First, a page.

The collapse of health reform in California and ominous signs from Massachusetts spell big trouble ahead for reforming the nation’s healthcare system no matter who is elected President. The lessons from those states, which have tried hard to bring insurance coverage to all residents, are worth heeding for anyone sitting in the White House next year. They also raise the question of whether it is possible, either fiscally or politically, for states to do the job. Indeed, failure in California and troubles in Massachusetts indicate that the underlying problems that bedeviled reform efforts fourteen years ago are still with us, and could doom yet another attempt to change the American way of healthcare.
Although Hillary Clinton and Barack Obama try to distinguish between their plans, both are variants of the Massachusetts model. That scheme requires everyone to get health coverage, and it imposes tax penalties on people who don’t–the so-called “individual mandate.” In both Obama’s and Clinton’s plan, people do not have a right to health insurance, as is the case in truly universal national health insurance systems, such as in France and Canada, where everyone is guaranteed coverage, with care paid for through a broad-based tax. Instead, both candidates have used the word “universal” to describe a potpourri of options that could bring coverage to some portion of the population currently not covered while keeping commercial insurance in the game. Clinton’s plan includes an individual mandate. Obama would require coverage only for children and touts cost-control measures that he says would lower premiums so much that the uninsured could afford them, obviating the need for a coercive mandate. Clinton would boost coverage by requiring large employers to cover their workers, giving incentives to smaller ones to do the same. Obama would make employers provide “meaningful” coverage or contribute to a public plan. Both proposals call for some sort of public alternative that people can buy into if they don’t like the market choices, and both try to control medical costs with weak remedies like improved information technology and better care coordination.
Significantly, the premium subsidies and tax credits that Clinton, Obama, and John McCain support to help low-income families buy insurance are a traditional Republican strategy that President Bush has pushed for years. But at least 55 percent of the uninsured already pay no taxes, so unless the credit is made available to non-tax filers, this approach would leave lots of people without coverage. To be useful, subsidies must be high enough to help families pay the annual premiums–now averaging about $12,000–but low enough so the government doesn’t go broke. And therein lies the devil that killed reform in California and could do in the much-hailed Massachusetts plan as well: the money just wasn’t there.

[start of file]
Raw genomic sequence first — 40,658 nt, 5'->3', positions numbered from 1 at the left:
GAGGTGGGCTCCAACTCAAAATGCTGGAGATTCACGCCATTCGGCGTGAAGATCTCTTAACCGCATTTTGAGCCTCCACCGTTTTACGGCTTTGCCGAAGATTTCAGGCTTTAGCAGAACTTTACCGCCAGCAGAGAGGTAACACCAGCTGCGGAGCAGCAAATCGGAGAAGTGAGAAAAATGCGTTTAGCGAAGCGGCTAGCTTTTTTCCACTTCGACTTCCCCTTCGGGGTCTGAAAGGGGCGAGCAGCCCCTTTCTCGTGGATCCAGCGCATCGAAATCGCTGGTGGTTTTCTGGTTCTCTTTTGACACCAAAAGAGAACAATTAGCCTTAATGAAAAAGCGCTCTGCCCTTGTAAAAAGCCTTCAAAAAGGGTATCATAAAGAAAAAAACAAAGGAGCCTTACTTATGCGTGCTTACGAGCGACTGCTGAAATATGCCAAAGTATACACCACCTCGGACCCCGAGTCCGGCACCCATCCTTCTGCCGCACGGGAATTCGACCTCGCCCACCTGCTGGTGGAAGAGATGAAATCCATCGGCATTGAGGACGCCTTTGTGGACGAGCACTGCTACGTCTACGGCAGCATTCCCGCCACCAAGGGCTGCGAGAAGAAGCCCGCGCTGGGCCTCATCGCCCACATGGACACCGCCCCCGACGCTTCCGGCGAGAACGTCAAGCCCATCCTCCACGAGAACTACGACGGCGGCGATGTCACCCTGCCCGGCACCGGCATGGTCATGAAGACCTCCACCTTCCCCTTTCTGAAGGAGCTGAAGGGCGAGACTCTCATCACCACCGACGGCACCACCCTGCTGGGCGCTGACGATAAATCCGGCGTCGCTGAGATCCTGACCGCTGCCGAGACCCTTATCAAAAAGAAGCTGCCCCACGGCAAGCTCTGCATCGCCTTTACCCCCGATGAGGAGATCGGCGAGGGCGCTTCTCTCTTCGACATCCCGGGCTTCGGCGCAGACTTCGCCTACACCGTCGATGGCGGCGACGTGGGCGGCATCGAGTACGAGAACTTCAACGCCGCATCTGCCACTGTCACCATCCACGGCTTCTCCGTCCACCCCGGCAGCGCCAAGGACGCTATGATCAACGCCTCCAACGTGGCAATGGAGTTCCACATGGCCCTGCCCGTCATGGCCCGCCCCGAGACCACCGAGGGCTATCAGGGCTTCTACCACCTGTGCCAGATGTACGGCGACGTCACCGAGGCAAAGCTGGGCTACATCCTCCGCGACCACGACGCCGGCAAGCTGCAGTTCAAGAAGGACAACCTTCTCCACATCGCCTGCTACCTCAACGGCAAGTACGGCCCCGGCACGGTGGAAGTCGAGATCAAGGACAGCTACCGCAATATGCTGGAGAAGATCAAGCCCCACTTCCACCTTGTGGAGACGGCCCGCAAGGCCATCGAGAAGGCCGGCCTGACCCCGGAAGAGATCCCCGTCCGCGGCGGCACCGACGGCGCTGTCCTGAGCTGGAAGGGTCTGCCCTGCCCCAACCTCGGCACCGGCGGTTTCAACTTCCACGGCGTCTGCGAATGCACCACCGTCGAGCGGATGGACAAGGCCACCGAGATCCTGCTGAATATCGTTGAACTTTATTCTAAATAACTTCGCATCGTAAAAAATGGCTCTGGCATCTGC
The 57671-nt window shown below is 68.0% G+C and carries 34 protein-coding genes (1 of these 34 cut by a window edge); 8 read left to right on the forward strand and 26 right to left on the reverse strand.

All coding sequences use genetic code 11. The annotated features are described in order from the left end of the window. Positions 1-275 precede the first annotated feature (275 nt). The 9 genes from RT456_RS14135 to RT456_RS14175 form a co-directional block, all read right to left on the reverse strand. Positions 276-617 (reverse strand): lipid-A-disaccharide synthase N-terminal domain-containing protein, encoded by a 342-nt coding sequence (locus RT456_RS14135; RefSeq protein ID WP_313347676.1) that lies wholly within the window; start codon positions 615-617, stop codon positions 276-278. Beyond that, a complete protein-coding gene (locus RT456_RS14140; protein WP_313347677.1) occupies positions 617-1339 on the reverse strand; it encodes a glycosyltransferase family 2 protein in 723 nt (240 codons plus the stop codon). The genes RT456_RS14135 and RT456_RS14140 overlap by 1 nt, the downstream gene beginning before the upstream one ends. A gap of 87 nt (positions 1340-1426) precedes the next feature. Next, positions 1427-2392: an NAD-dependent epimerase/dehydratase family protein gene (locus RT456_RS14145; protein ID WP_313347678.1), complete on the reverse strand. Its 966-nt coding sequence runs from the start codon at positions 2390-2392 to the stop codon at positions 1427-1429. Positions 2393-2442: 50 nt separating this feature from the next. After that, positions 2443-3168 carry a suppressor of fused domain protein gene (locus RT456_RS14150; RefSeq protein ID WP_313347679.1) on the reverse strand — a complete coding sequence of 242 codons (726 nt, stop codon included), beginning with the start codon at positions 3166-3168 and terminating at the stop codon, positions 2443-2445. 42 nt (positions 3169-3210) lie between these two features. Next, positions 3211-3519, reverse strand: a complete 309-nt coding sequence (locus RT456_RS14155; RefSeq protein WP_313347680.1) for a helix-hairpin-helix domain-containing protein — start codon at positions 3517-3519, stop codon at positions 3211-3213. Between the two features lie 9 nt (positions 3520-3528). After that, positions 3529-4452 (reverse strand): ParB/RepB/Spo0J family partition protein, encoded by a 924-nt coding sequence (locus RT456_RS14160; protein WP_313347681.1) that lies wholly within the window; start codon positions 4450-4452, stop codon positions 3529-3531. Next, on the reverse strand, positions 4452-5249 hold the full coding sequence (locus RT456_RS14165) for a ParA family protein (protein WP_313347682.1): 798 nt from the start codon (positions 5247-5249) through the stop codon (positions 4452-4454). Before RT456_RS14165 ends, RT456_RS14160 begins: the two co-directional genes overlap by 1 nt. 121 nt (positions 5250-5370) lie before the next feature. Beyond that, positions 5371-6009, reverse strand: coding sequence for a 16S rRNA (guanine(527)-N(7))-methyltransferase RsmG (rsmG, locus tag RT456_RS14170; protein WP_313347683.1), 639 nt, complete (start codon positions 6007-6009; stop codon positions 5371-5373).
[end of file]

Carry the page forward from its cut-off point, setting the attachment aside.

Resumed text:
After a year of acrimonious wrangling among Governor Arnold Schwarzenegger, Democrats in the General Assembly, unions and consumer groups, the Assembly passed a reform bill late last year only to see it shot down in the Senate health committee a few weeks later. By then it was obvious that the measure, which called for an individual mandate and massive subsidies to help low-income people buy insurance, would have cost California far more than the contemplated revenue sources would provide. And even with the subsidies, only 70 percent of the state’s 6.5 million uninsured would gain coverage. The state’s independent Legislative Analyst’s Office found that by the fifth year, the program’s costs would exceed revenues by $300 million, and by as much as $1.5 billion a year further down the road. Add those numbers to the $14 billion budget deficit the state currently faces, and health reform died aborning. “The financing mechanism was kind of a mirage,” says Charles Idelson, communications director for the California Nurses Association, which supports national health insurance, often called “single-payer.” “They were trying to pretend the state could pay for it, when clearly they didn’t have enough resources.” The funding, subject to approval by a public referendum, was to come from federal matching dollars for Medi-Cal (the state’s Medicaid program), contributions from employers who didn’t offer health insurance, assessments on hospital revenue, and a raise in the tobacco tax to $1.75 per pack, a potentially declining revenue stream that would be undermined by public health initiatives to get people to quit smoking. While increasing tobacco taxes seemed like a winning strategy, the tobacco industry is well-equipped to fight it: in Oregon last fall a stealth campaign by tobacco companies helped defeat a ballot initiative to expand coverage for kids that would have increased the tax by 85 cents a pack.